While the Abraham Accords of 2020 have created detente between Israel and the UAE, Morocco and Bahrain, diplomatic relations are largely driven by economic interests. Direct flights to Tel Aviv from Abu Dhabi allow business people, tourists and pilgrims to circulate more freely. Still, Renaissance, rebirth. Isn’t that what marriage is? One leaves one’s singular identity behind and becomes one with another, a new entity. That may sound idealistic, but it’s an ideal many of those living here would like to embrace.
And yet as I was driving over the causeway connecting Saadiyat and Yas islands, accelerating to 140 km per hour, I became anxious. Was I about to find myself with all the Jews in Abu Dhabi, about to be unmasked as an impostor to the faith, not knowing a single prayer in Hebrew? I thought back on the Jewish events I’d attended in the past, ones that all pivoted around my father, a kosher butcher from the Bronx. His family was not religious, but as a community member he had to show up for the high holidays. Still, my Hungarian grandmother, Stella, would stuff towels under the lintel on Saturdays, the only day off in the butcher shop, to cook bacon — that most coveted of American meats. That’s the kind of Jews they were, irreverent, even sacrilegious, but fiercely loyal to their kind.
Although I was raised with my Christian mother, questions surrounding my mixed identity still haunted me. I’d recently been going through a W.G. Sebald phase, reading stories about deportations from Paris to Terezin during WWII, about thousands of Jews standing in the wintry cold, separated from their children, divested of everything they’d ever had, frightened and unsure of anything at all. I knew that Orthodox Jews did not accept me in their clan, recognizing only the matrilineal bloodline, but I also understood that Hitler and other anti-Semites would have had no trouble putting me to death. It could have been me as well, homeless and hated, in that shivering crowd.
When I first arrived in Abu Dhabi, there was paperwork to complete and health exams to do: a chest x-ray and a test for syphilis and HIV. Although I knew I didn’t have tuberculosis, I was always a bit nervous, then relieved to know that I had avoided the scourge of AIDS. I remember clearly when those four letters were sprawled across the cover of Time Magazine in 1983. I was living at the foot of the Middle Atlas Mountains in Morocco, in a large town called Beni Mellal, and someone, an American, had brought over the latest issue. At the time, we didn’t quite know what the disease was, but we knew it was sexually transmitted and people were dying. Every HIV test since then, and there have been several, has been a reminder of the lives lost and my good fortune at being spared. Still, it was clear that good health was necessary in order to reside in the UAE. They were not admitting any dependents on the state.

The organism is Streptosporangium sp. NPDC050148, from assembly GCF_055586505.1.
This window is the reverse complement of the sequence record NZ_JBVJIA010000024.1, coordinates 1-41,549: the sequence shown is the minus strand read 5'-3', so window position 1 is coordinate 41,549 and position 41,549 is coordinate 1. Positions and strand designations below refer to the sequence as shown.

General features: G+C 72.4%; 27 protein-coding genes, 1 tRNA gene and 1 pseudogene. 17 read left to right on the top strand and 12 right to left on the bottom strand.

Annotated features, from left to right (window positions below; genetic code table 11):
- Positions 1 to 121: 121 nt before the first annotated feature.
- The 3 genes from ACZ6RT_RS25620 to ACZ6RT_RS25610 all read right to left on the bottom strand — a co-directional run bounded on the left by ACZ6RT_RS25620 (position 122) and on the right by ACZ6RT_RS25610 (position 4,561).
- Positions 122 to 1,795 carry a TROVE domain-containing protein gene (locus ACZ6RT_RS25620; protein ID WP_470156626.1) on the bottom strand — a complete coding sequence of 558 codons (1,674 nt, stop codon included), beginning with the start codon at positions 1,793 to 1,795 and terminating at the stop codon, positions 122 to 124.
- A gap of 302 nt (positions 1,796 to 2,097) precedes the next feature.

In addition to a health examination, applicants had to fill out a questionnaire about one’s race (Caucasian), but also one’s religion. And here I paused. My mother was raised Christian, my father Jewish, but I had been doing research and practicing with Sufi Muslims since 1994. My ex-husband was a secular Muslim, and I’m sure I had repeated the shahada, the testimony of faith — there is no God but God and Mohammed is his Prophet — many times. We had to choose between the three religions of the book. Which one was I?
I was not sure. There was no box for Buddhist, though I lean towards such contemplative forms, being a meditator and yoga practitioner for decades. What’s more, I felt uneasy about any kind of declaration of this kind. And if I were simply human? Spiritual? There were no categories on the forms for identities like that. And when I asked, I was advised not to leave it blank lest the visa application be sent back. I thought Christian was the least controversial and checked that box, though I felt a twinge of self-betrayal. Was I hiding my Jewish identity because of fear?
I thought back then to the decades I had spent doing research in Morocco without ever mentioning my mixed heritage. I had watched as children threw pebbles at the last remaining Jewish couple in Beni Mellal. “Al-hudi l-akhor! You Jew!” they’d scream, as the couple walked hand-in-hand to the épicerie, the market they owned in the center of town, small rocks scattering in the direction of their feet. No doubt they had decided not to migrate to Israel in 1967 (when most other Moroccan Jews left) because they had a thriving business, and people frequented them just as much if not more than the other grocers in town, since their prices were competitive. They had to be. But the subsonic hum of prejudice formed the substrate of their lives, and I saw first-hand how racism was inculcated in young and innocent minds. I hate to think what happened to the surviving spouse when the other eventually died.
The wedding invitation said to use valet parking, so I pulled up to the entrance curb and got out. In front of me, a man in a black suit, ritual tassels (tzitzit) hanging under the left and right sides of his shirt, got a stroller out of his car, while his wife, dressed in an ankle-length pastel polyester dress, held the baby. I looked closely and noticed she was wearing a wig. I followed the couple into the hotel, passing my bag through security. Naturally security would be tight. This was a Jewish wedding in Abu Dhabi after all, an Arab country in the Gulf where Jews are a very small minority. But this was a Hasidic wedding?